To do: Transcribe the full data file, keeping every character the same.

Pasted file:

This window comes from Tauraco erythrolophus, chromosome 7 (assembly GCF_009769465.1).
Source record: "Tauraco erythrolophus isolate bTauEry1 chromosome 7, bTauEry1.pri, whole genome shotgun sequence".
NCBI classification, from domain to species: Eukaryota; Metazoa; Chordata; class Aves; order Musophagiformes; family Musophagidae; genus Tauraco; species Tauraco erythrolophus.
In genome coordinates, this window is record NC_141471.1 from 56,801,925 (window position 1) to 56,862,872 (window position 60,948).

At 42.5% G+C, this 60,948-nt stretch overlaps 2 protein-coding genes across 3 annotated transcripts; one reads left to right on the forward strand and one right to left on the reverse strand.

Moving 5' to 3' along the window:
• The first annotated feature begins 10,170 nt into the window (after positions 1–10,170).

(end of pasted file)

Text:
This window comes from Tauraco erythrolophus, chromosome 7 (assembly GCF_009769465.1).
Source record: "Tauraco erythrolophus isolate bTauEry1 chromosome 7, bTauEry1.pri, whole genome shotgun sequence".
NCBI classification, from domain to species: Eukaryota; Metazoa; Chordata; class Aves; order Musophagiformes; family Musophagidae; genus Tauraco; species Tauraco erythrolophus.
In genome coordinates, this window is record NC_141471.1 from 56,801,925 (window position 1) to 56,862,872 (window position 60,948).

At 42.5% G+C, this 60,948-nt stretch overlaps 2 protein-coding genes across 3 annotated transcripts; one reads left to right on the forward strand and one right to left on the reverse strand.

Moving 5' to 3' along the window:
• The first annotated feature begins 10,170 nt into the window (after positions 1–10,170).